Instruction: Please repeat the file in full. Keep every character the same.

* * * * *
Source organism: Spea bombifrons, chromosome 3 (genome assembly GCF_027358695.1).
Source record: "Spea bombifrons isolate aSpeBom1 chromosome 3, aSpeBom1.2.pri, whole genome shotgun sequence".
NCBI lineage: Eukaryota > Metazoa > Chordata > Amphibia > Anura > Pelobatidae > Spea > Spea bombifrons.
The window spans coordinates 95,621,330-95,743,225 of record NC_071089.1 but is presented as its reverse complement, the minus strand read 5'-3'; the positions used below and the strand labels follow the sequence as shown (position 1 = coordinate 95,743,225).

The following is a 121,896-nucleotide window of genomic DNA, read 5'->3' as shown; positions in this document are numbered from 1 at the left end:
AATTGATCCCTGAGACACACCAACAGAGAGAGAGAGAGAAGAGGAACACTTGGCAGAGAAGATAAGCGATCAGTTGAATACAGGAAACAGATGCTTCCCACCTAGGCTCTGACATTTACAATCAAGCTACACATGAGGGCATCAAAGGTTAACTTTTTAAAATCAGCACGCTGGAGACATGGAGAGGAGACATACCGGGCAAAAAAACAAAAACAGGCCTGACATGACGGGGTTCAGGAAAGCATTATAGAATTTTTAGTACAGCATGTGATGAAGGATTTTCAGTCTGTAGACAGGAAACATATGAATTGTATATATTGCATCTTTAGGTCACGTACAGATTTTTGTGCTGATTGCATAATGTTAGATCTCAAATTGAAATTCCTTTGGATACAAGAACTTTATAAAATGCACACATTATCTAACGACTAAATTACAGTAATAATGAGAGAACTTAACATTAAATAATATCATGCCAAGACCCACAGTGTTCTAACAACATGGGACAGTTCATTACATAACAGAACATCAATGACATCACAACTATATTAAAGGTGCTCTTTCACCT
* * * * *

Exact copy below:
Source organism: Spea bombifrons, chromosome 3 (genome assembly GCF_027358695.1).
Source record: "Spea bombifrons isolate aSpeBom1 chromosome 3, aSpeBom1.2.pri, whole genome shotgun sequence".
NCBI lineage: Eukaryota > Metazoa > Chordata > Amphibia > Anura > Pelobatidae > Spea > Spea bombifrons.
The window spans coordinates 95,621,330-95,743,225 of record NC_071089.1 but is presented as its reverse complement, the minus strand read 5'-3'; the positions used below and the strand labels follow the sequence as shown (position 1 = coordinate 95,743,225).

The following is a 121,896-nucleotide window of genomic DNA, read 5'->3' as shown; positions in this document are numbered from 1 at the left end:
AATTGATCCCTGAGACACACCAACAGAGAGAGAGAGAGAAGAGGAACACTTGGCAGAGAAGATAAGCGATCAGTTGAATACAGGAAACAGATGCTTCCCACCTAGGCTCTGACATTTACAATCAAGCTACACATGAGGGCATCAAAGGTTAACTTTTTAAAATCAGCACGCTGGAGACATGGAGAGGAGACATACCGGGCAAAAAAACAAAAACAGGCCTGACATGACGGGGTTCAGGAAAGCATTATAGAATTTTTAGTACAGCATGTGATGAAGGATTTTCAGTCTGTAGACAGGAAACATATGAATTGTATATATTGCATCTTTAGGTCACGTACAGATTTTTGTGCTGATTGCATAATGTTAGATCTCAAATTGAAATTCCTTTGGATACAAGAACTTTATAAAATGCACACATTATCTAACGACTAAATTACAGTAATAATGAGAGAACTTAACATTAAATAATATCATGCCAAGACCCACAGTGTTCTAACAACATGGGACAGTTCATTACATAACAGAACATCAATGACATCACAACTATATTAAAGGTGCTCTTTCACCT